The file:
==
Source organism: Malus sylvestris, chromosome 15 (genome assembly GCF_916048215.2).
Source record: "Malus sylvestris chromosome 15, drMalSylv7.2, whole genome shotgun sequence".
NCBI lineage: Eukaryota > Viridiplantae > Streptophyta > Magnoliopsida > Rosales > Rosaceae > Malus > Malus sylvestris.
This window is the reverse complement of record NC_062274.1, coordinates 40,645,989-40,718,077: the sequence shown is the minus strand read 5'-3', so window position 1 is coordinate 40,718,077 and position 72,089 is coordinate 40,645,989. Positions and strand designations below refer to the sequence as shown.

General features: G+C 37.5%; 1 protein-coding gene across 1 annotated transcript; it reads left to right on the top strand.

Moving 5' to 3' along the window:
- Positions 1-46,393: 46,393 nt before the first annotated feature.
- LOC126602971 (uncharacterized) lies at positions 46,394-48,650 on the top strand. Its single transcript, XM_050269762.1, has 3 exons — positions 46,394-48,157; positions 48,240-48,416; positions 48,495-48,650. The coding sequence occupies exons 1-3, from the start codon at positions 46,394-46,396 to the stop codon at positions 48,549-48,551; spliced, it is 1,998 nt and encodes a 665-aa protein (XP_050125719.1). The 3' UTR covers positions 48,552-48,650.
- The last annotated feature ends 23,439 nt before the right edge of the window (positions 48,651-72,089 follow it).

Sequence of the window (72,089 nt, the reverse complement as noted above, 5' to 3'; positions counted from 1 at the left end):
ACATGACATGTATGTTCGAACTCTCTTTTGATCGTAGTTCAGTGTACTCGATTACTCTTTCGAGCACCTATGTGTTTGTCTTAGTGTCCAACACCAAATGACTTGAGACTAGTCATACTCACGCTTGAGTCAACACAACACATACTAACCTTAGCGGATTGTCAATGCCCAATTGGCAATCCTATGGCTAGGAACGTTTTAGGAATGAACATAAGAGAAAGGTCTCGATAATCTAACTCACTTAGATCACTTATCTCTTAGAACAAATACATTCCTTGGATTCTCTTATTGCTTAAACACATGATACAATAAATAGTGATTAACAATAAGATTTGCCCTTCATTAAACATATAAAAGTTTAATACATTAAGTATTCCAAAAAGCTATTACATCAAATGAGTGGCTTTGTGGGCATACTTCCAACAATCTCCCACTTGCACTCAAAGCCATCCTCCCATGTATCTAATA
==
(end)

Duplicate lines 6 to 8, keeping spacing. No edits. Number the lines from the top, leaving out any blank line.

Moving 5' to 3' along the window:
- Positions 1-46,393: 46,393 nt before the first annotated feature.
- LOC126602971 (uncharacterized) lies at positions 46,394-48,650 on the top strand. Its single transcript, XM_050269762.1, has 3 exons — positions 46,394-48,157; positions 48,240-48,416; positions 48,495-48,650. The coding sequence occupies exons 1-3, from the start codon at positions 46,394-46,396 to the stop codon at positions 48,549-48,551; spliced, it is 1,998 nt and encodes a 665-aa protein (XP_050125719.1). The 3' UTR covers positions 48,552-48,650.